•     mail (children to collect & redirect if necessary)
        •     what to do with house (children to house-sit or visit)
        •     bill payments (arranged for children to access accounts)
        •     pets (could not take to National Parks, children doggy-sat)
        •     itinerary (individual and meeting up with people, flexible)
        •     equipment to take (safety issues, phone contact home, weblog facilities)
        •     communications (eg. consideration re charging computers/digital cameras)
        •     when to leave and when to return (departure and return tended to be dictated by
              family commitments)

                                                                       CAUTHE 2008 Conference
                                                                Where the Bloody Hell Are We?


Temporary communities are often communities of special interests, of people who consciously
come together because of their shared interests, values and preferred behaviours. Travellers are
free to choose when and where they will go and with whom, although to the outsider it may
seem quite structured and predictable. That these plans can be flexible is evidenced by the
following quotes from the grey nomads:

         Our plans were to travel by ourselves although we knew we would meet people
         along the way and probably bump into them again and again. We did not count on
         meeting the group that has now become our good friends that we will be keeping in
         touch with. (Email, Couple D)

         While going out to the bus I saw a guy by himself with a boat. I asked him if he was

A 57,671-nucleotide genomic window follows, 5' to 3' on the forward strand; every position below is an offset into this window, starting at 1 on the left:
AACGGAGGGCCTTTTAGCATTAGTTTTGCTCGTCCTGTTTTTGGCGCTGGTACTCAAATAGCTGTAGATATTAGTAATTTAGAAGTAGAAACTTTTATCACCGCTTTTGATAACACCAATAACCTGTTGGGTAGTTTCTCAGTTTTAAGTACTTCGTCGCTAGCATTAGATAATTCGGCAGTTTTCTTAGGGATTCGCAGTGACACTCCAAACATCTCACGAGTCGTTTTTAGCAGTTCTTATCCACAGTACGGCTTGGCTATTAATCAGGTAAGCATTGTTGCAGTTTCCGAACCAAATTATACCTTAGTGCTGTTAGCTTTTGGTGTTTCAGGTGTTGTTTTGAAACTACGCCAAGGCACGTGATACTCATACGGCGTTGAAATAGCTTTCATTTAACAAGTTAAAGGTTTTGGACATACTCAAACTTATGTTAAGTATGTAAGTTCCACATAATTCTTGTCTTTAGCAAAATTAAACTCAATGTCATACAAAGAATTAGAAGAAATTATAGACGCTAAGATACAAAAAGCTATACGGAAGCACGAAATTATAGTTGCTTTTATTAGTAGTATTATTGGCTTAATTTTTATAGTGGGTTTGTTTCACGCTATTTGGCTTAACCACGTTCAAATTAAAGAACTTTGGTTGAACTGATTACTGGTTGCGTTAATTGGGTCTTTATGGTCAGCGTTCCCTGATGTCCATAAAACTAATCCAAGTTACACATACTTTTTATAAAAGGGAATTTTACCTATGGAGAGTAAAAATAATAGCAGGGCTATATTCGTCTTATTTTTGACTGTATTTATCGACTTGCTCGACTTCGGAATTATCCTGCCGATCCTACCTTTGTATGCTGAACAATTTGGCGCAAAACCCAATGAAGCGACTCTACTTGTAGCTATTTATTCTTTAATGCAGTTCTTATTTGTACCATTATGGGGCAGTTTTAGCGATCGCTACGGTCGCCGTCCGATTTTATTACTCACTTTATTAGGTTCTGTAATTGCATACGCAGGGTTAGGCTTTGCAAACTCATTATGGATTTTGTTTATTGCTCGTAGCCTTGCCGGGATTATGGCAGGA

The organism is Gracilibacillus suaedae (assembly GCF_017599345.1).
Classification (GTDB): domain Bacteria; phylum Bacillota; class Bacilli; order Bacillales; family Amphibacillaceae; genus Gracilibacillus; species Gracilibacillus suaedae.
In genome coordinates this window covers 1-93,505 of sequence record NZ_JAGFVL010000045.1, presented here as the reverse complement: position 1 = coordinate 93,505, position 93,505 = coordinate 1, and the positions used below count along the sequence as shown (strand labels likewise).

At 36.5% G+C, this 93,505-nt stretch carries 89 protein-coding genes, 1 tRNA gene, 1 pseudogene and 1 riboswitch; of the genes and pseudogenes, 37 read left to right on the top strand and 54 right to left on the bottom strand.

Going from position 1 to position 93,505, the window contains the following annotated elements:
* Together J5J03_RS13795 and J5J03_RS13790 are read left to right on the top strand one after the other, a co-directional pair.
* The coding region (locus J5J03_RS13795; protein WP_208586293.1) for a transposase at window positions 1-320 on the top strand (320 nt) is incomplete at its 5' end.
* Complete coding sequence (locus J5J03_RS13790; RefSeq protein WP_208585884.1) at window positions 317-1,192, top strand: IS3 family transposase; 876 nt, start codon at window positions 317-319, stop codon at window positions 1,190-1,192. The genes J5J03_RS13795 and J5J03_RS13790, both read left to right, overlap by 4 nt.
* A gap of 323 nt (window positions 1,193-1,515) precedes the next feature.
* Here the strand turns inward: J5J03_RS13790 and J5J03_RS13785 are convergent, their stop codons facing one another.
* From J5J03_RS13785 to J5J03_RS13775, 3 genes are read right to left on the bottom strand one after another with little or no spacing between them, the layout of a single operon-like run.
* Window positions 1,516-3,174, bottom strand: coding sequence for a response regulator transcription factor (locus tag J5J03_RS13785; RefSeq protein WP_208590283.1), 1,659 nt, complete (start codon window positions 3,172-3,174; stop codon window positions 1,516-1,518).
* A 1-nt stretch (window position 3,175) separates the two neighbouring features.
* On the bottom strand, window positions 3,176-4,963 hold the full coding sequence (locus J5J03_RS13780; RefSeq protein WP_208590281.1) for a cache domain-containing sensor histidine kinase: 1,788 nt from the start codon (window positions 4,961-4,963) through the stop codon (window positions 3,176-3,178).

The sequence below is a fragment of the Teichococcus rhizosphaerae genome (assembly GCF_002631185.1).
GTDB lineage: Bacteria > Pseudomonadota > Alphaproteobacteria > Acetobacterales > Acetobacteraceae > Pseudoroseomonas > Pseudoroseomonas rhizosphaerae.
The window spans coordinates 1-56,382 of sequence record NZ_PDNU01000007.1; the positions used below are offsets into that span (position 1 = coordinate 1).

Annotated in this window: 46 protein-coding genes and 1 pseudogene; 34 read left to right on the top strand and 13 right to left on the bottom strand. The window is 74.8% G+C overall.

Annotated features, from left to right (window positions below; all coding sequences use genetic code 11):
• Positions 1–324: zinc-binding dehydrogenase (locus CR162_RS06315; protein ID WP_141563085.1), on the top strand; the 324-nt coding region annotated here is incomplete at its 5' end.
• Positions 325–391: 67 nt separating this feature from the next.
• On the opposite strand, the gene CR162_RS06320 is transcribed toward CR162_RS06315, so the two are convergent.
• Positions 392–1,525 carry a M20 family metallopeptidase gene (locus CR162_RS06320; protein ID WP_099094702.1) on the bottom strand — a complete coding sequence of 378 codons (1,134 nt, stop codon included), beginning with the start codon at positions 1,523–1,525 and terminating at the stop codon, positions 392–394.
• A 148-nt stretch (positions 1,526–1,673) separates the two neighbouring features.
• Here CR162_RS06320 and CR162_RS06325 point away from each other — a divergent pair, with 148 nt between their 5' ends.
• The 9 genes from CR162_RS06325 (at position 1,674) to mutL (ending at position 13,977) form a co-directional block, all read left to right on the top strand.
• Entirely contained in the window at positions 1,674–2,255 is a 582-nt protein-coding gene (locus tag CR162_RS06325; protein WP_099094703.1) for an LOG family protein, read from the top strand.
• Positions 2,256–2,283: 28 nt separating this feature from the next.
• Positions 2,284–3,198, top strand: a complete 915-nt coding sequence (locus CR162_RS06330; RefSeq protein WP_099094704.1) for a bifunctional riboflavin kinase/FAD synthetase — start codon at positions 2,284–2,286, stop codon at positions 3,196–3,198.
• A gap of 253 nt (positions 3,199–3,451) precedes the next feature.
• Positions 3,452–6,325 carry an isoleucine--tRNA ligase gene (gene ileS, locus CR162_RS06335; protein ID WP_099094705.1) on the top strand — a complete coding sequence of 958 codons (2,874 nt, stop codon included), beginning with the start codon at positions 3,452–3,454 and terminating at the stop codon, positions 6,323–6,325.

looking for some one to go fishing with. Long story short he came over for a few
         drinks and is going to take AA and DA out tomorrow. Lets hope they catch some
         barra. (Diary entry, Couple A)

The locations may change periodically, but the interaction networks tend to remain relatively
stable. Ming (1997) found that “sightseeing was mentioned by 95% of couples, while reading,
socializing, relaxing and dining out were also popular leisure activities” (cited in Patterson
2006, p. 124). Many of the diary entries of the couples refer to the mealtimes with the main
travelling party but also activities with other travellers staying at the campsites.

         We had barra again for dinner and as [Couple C], we met at Daly Waters, were in
         the park, they joined us. … Sat talking till 11pm. (Diary entry, Couple A)

         B.b.que was the order of the night and BA had his out, so we all gathered there to
         cook, eat and drink. (Diary entry, Couple A)

         We got talking to our neighbours at the back of us and were invited to join them for
         a Karioke session. It was great, about 20 people joined us. (Diary entry, Couple B)

         We found a great, shady bush camping spot at Quondong Point, overlooking the
         beach. Our nearest neighbours (eight names listed) were friendly people, so we had
         a few pleasant happy hours with them. (Weblog, Couple C)

Diary entries made during the trip also contained references to contact with family members